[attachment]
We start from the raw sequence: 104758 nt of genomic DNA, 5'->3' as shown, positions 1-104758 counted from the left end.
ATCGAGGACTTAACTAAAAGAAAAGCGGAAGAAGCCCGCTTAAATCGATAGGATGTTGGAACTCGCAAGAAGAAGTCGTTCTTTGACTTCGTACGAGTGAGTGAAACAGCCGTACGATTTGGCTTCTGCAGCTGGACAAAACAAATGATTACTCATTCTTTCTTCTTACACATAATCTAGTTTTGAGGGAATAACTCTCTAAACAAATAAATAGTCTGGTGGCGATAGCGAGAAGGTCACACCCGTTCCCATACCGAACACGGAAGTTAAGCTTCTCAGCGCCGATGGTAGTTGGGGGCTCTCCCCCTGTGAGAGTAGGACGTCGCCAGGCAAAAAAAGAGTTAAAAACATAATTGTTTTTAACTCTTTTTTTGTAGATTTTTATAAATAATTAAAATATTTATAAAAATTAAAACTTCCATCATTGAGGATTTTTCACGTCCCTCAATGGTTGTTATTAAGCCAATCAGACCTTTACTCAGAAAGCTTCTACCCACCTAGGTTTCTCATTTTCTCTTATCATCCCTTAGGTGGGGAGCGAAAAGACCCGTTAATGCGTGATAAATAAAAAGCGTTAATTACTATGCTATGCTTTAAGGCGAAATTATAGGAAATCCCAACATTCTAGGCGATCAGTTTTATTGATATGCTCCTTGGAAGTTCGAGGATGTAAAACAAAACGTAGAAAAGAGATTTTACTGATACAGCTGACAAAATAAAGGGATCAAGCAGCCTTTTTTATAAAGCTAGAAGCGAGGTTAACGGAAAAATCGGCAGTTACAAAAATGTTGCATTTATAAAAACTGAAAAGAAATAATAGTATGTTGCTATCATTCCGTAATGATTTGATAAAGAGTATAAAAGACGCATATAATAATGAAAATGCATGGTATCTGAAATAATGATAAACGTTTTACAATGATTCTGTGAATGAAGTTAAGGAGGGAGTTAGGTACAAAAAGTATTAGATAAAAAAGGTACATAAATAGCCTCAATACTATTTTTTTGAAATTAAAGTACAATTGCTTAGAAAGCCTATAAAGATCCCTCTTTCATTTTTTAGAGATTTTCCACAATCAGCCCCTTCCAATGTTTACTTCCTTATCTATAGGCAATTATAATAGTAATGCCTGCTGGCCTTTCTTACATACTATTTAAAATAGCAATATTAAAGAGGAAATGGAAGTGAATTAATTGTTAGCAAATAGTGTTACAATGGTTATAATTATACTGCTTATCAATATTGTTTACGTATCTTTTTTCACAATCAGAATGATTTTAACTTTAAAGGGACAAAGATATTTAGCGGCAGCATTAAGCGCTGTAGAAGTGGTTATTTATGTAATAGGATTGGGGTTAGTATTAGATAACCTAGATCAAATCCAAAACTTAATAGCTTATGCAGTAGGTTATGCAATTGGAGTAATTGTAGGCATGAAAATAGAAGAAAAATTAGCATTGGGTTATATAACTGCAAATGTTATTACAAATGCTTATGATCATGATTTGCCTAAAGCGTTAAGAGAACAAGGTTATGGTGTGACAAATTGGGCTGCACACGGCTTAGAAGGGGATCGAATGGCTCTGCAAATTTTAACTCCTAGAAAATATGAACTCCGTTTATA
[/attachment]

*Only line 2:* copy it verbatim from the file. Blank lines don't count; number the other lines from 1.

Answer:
ATCGAGGACTTAACTAAAAGAAAAGCGGAAGAAGCCCGCTTAAATCGATAGGATGTTGGAACTCGCAAGAAGAAGTCGTTCTTTGACTTCGTACGAGTGAGTGAAACAGCCGTACGATTTGGCTTCTGCAGCTGGACAAAACAAATGATTACTCATTCTTTCTTCTTACACATAATCTAGTTTTGAGGGAATAACTCTCTAAACAAATAAATAGTCTGGTGGCGATAGCGAGAAGGTCACACCCGTTCCCATACCGAACACGGAAGTTAAGCTTCTCAGCGCCGATGGTAGTTGGGGGCTCTCCCCCTGTGAGAGTAGGACGTCGCCAGGCAAAAAAAGAGTTAAAAACATAATTGTTTTTAACTCTTTTTTTGTAGATTTTTATAAATAATTAAAATATTTATAAAAATTAAAACTTCCATCATTGAGGATTTTTCACGTCCCTCAATGGTTGTTATTAAGCCAATCAGACCTTTACTCAGAAAGCTTCTACCCACCTAGGTTTCTCATTTTCTCTTATCATCCCTTAGGTGGGGAGCGAAAAGACCCGTTAATGCGTGATAAATAAAAAGCGTTAATTACTATGCTATGCTTTAAGGCGAAATTATAGGAAATCCCAACATTCTAGGCGATCAGTTTTATTGATATGCTCCTTGGAAGTTCGAGGATGTAAAACAAAACGTAGAAAAGAGATTTTACTGATACAGCTGACAAAATAAAGGGATCAAGCAGCCTTTTTTATAAAGCTAGAAGCGAGGTTAACGGAAAAATCGGCAGTTACAAAAATGTTGCATTTATAAAAACTGAAAAGAAATAATAGTATGTTGCTATCATTCCGTAATGATTTGATAAAGAGTATAAAAGACGCATATAATAATGAAAATGCATGGTATCTGAAATAATGATAAACGTTTTACAATGATTCTGTGAATGAAGTTAAGGAGGGAGTTAGGTACAAAAAGTATTAGATAAAAAAGGTACATAAATAGCCTCAATACTATTTTTTTGAAATTAAAGTACAATTGCTTAGAAAGCCTATAAAGATCCCTCTTTCATTTTTTAGAGATTTTCCACAATCAGCCCCTTCCAATGTTTACTTCCTTATCTATAGGCAATTATAATAGTAATGCCTGCTGGCCTTTCTTACATACTATTTAAAATAGCAATATTAAAGAGGAAATGGAAGTGAATTAATTGTTAGCAAATAGTGTTACAATGGTTATAATTATACTGCTTATCAATATTGTTTACGTATCTTTTTTCACAATCAGAATGATTTTAACTTTAAAGGGACAAAGATATTTAGCGGCAGCATTAAGCGCTGTAGAAGTGGTTATTTATGTAATAGGATTGGGGTTAGTATTAGATAACCTAGATCAAATCCAAAACTTAATAGCTTATGCAGTAGGTTATGCAATTGGAGTAATTGTAGGCATGAAAATAGAAGAAAAATTAGCATTGGGTTATATAACTGCAAATGTTATTACAAATGCTTATGATCATGATTTGCCTAAAGCGTTAAGAGAACAAGGTTATGGTGTGACAAATTGGGCTGCACACGGCTTAGAAGGGGATCGAATGGCTCTGCAAATTTTAACTCCTAGAAAATATGAACTCCGTTTATA